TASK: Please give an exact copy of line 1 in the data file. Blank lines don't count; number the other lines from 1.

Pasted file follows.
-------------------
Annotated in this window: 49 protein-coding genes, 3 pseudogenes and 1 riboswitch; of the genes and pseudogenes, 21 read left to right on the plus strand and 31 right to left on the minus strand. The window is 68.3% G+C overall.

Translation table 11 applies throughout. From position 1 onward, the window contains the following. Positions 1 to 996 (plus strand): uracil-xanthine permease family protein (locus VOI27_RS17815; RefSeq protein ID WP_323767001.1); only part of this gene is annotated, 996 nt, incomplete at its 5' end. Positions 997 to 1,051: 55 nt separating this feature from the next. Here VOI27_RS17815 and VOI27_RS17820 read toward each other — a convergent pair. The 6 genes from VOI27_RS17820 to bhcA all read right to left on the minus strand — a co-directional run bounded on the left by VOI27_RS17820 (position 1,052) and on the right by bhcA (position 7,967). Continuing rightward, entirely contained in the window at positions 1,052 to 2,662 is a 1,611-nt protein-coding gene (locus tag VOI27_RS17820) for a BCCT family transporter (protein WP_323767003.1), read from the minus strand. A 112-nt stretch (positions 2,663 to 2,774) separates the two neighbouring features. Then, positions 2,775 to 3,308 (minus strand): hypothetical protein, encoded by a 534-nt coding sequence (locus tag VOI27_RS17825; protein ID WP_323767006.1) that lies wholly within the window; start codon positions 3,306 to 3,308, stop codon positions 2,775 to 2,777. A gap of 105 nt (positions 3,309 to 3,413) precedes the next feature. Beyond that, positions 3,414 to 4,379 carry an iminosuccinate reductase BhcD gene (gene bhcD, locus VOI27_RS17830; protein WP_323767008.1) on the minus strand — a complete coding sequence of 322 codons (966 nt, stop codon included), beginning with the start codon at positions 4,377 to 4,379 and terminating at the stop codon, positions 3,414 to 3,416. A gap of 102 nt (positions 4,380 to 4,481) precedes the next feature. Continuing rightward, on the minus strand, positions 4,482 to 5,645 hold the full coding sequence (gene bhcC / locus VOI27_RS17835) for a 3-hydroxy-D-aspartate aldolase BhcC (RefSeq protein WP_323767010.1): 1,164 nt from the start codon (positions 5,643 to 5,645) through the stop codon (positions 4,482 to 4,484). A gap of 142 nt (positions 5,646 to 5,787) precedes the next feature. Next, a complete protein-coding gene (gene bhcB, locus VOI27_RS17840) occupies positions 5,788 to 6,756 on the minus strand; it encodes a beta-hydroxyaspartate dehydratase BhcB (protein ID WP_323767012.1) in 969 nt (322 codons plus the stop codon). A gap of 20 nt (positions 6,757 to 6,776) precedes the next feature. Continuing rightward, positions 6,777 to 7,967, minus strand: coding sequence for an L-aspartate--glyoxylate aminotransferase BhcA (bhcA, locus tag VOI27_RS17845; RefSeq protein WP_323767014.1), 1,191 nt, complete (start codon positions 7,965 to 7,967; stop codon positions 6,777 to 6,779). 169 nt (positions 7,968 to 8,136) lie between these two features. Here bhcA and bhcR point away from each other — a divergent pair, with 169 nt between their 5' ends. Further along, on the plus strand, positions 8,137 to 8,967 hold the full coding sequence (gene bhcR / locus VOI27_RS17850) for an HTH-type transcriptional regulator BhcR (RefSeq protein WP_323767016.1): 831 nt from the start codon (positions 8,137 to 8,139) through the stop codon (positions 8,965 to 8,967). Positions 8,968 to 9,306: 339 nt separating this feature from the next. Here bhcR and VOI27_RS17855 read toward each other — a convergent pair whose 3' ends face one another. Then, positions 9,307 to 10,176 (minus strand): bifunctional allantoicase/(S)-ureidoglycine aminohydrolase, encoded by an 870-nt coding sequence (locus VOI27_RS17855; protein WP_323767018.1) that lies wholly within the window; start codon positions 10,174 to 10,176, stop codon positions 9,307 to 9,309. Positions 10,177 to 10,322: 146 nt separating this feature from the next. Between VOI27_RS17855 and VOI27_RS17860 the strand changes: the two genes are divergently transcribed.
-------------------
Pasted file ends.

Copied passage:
Annotated in this window: 49 protein-coding genes, 3 pseudogenes and 1 riboswitch; of the genes and pseudogenes, 21 read left to right on the plus strand and 31 right to left on the minus strand. The window is 68.3% G+C overall.